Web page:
12-year-old’s death at North Carolina camp for ‘troubled teens’ ruled a homicide

Tyler Mitchell By Tyler Mitchell Jun27,2024

WINSTON-SALEM, N.C. (TCN) — An autopsy report concluded a 12-year-old boy who had been sent to a “troubled teen” wilderness camp and was found dead one day later died by homicide.

According to the Transylvania County Sheriff’s Office, on Feb. 2, two men transported the boy from New York to Trails Carolina Camp, a “therapeutic camp,” in Lake Toxaway, North Carolina. Upon his arrival, he was assigned to a cabin with other teens and four adult staff members.

The next morning, someone from Trails Carolina called 911 to report a 12-year-old boy was not breathing. The sheriff’s office said Trails Carolina staff informed them they attempted CPR on the victim. Paramedics initiated CPR and other lifesaving measures but stopped because “the child appeared to be deceased for some time.” Deputies contacted investigators to come to the scene to collect evidence.

The forensic pathologist who conducted the initial autopsy on Feb. 6 said the boy’s death “appeared to not be natural,” though the cause and manner of death were still pending. Investigators obtained warrants to search two different camp properties, including the area where staff members sent the other kids following the boy’s death. The Transylvania County Sheriff’s Office said Trails Carolina “has not completely cooperated with the investigation.”

Trails Carolina was shut down Feb. 16, with all teens removed from the area and admissions suspended. The sheriff’s office said the choice to close it down was an “action needed to be taken to ensure the health and safety of the children.”

An autopsy report released by Wake Forest Baptist Medical Center describes how the boy was found deceased less than 24 hours after arriving. The victim reportedly had anxiety, ADHD, migraines, and other behavioral issues, which resulted in him being sent to Trails Carolina.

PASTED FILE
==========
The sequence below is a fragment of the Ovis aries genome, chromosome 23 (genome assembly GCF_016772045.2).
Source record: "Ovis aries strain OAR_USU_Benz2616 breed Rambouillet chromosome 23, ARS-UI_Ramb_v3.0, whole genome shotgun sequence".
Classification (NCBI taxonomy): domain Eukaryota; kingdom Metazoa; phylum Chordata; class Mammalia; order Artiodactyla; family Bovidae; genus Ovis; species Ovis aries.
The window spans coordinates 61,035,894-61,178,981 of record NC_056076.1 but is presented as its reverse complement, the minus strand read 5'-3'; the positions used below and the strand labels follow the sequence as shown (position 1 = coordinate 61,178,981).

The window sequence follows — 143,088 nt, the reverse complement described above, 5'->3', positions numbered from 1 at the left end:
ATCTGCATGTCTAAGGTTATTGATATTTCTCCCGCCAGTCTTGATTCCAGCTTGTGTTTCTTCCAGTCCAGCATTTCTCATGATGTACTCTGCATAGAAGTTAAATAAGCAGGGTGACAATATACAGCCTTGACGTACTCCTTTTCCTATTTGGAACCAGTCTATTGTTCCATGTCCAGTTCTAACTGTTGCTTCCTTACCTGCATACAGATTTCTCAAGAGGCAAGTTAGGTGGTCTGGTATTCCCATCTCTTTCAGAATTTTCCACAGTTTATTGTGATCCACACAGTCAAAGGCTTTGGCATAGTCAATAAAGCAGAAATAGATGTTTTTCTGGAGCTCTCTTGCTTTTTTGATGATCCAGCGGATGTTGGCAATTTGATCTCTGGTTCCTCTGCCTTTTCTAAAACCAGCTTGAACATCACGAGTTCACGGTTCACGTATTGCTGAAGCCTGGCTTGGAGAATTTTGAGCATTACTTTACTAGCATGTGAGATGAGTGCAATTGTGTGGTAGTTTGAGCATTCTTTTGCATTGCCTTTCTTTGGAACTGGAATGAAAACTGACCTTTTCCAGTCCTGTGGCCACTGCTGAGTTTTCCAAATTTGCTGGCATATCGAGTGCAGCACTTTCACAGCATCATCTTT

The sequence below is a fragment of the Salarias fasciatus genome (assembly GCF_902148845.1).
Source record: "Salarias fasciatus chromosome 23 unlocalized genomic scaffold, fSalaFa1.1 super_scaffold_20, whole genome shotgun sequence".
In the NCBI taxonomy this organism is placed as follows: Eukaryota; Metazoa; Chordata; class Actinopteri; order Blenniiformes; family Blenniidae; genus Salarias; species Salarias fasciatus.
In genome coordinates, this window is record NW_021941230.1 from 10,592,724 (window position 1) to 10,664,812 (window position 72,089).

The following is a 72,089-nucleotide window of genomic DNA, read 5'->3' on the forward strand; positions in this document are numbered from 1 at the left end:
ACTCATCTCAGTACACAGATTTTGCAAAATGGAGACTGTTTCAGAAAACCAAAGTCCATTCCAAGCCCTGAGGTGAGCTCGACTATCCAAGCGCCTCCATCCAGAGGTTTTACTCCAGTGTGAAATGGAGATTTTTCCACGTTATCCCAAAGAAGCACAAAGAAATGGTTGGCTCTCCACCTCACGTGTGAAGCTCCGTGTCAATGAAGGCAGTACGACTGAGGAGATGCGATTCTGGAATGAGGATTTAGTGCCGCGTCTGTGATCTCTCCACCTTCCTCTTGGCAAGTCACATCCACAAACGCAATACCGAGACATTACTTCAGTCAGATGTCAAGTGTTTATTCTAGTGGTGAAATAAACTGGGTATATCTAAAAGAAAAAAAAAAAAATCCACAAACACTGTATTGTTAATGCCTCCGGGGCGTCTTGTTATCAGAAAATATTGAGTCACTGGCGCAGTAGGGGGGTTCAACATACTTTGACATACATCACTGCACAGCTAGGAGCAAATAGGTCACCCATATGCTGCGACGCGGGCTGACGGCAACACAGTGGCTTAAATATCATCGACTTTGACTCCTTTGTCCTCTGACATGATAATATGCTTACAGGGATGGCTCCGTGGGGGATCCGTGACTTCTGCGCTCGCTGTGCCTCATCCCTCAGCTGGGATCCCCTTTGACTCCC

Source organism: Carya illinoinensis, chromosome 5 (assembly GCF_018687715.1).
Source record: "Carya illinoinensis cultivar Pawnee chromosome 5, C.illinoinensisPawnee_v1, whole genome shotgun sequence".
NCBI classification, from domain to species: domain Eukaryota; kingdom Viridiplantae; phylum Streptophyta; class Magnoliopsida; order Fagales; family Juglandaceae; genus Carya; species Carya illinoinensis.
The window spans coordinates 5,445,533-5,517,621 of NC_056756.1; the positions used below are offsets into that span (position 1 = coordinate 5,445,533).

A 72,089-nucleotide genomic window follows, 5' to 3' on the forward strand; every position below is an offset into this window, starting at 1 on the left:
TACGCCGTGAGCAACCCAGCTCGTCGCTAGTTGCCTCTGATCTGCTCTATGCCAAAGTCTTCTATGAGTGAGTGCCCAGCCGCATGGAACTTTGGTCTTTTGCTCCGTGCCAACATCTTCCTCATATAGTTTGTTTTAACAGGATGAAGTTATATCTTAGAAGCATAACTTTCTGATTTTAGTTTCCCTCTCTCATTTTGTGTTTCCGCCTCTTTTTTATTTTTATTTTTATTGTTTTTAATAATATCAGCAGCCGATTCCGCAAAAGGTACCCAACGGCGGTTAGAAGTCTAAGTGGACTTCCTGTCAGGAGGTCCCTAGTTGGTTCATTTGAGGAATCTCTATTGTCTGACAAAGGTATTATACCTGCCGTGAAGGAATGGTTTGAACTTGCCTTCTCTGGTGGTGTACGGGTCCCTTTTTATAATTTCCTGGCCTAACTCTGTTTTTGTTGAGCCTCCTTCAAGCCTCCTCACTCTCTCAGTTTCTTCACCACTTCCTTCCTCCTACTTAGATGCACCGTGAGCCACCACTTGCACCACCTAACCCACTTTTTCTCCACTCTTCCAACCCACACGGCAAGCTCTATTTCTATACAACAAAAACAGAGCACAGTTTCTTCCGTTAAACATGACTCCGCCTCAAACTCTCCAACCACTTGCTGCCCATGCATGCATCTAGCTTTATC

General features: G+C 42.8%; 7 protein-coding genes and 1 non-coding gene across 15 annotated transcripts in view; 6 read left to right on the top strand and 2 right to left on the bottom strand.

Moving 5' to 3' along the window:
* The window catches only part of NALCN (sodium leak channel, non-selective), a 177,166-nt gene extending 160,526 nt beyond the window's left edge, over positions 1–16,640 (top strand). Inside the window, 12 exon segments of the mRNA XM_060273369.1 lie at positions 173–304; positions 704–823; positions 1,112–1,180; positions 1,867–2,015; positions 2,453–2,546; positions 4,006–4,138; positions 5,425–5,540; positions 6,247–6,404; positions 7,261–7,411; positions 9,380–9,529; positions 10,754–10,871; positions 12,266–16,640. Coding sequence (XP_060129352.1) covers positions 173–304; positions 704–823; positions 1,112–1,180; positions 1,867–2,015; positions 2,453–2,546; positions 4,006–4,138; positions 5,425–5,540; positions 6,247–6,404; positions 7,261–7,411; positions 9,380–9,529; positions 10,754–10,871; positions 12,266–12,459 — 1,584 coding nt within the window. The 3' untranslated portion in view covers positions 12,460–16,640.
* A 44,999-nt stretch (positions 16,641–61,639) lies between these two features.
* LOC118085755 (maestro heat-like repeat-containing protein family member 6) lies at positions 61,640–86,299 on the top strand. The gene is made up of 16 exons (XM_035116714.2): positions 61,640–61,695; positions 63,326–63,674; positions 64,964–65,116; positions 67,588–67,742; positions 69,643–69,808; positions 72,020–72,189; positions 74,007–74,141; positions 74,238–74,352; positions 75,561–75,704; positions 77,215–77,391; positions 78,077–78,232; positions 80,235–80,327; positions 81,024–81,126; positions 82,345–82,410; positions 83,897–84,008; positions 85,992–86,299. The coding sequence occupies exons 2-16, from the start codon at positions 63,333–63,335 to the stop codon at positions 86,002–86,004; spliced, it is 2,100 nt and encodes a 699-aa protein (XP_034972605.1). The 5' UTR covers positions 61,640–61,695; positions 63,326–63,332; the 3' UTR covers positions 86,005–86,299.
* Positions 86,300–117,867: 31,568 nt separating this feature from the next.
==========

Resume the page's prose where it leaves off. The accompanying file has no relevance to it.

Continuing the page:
Per camp protocol, the victim slept in a bivvy, a “small camping enclosure,” with a sleeping bag and mat. The bivvy was placed on top of a plastic sheet “which was folded up the sides in the form of a canoe.” If he tried to get out of the bivvy, an attached alarm would go off. The report says the internal mesh door was ripped, so the weather-resistant outer shell was used to close the bivvy and lock it with the alarm.

According to the autopsy report, the boy fell asleep “without incident,” but at 11 p.m., he “was noted to be moving around and making noise in the bivvy.” Staff members moved him outside, where he fell back asleep. He reportedly had to get back in the bivvy, which staff members locked with the alarm. A counselor allegedly noted motion about an hour after he got in, but then he did not make any additional movements.

Since the mesh layer was torn and the bivvy was closed using the outer layer, staffers could not see him when they conducted their regular checks. Counselors tried to wake him up in the morning, but when he did not respond, they opened the bivvy and found him “with his head at the enclosed end of the bivvy and his feet near the opening.”

Rigor mortis had set in by the time Trails Carolina members found him.

The report says there is a “common warning on commercially available bivvy products indicates that the outer, weather-resistant opening should not be fully secured as it may lead to condensation and breathing restriction.”

The pathologist determined the boy died from asphyxia due to smothering because his mouth and nose were covered by non-breathable materials. The report said it was not clear if hyperthermia could have played a role because he was “partially undressed and the way the sleeping area was constructed could have resulted in increased environmental temperature.”

According to the report, the victim “was placed into this compromised sleeping area by other(s) and did not have the ability to reasonably remove himself from the situation with the alarm securing the opening.”

The Associated Press reports Trails Carolina said in a statement following the boy’s death that “everything points to an accidental death,” and they “grieve with the family of the student who tragically passed and have promised to do everything we can to determine what happened.”

Tyler Mitchell

By Tyler Mitchell

Tyler is a renowned journalist with years of experience covering a wide range of topics including politics, entertainment, and technology. His insightful analysis and compelling storytelling have made him a trusted source for breaking news and expert commentary.

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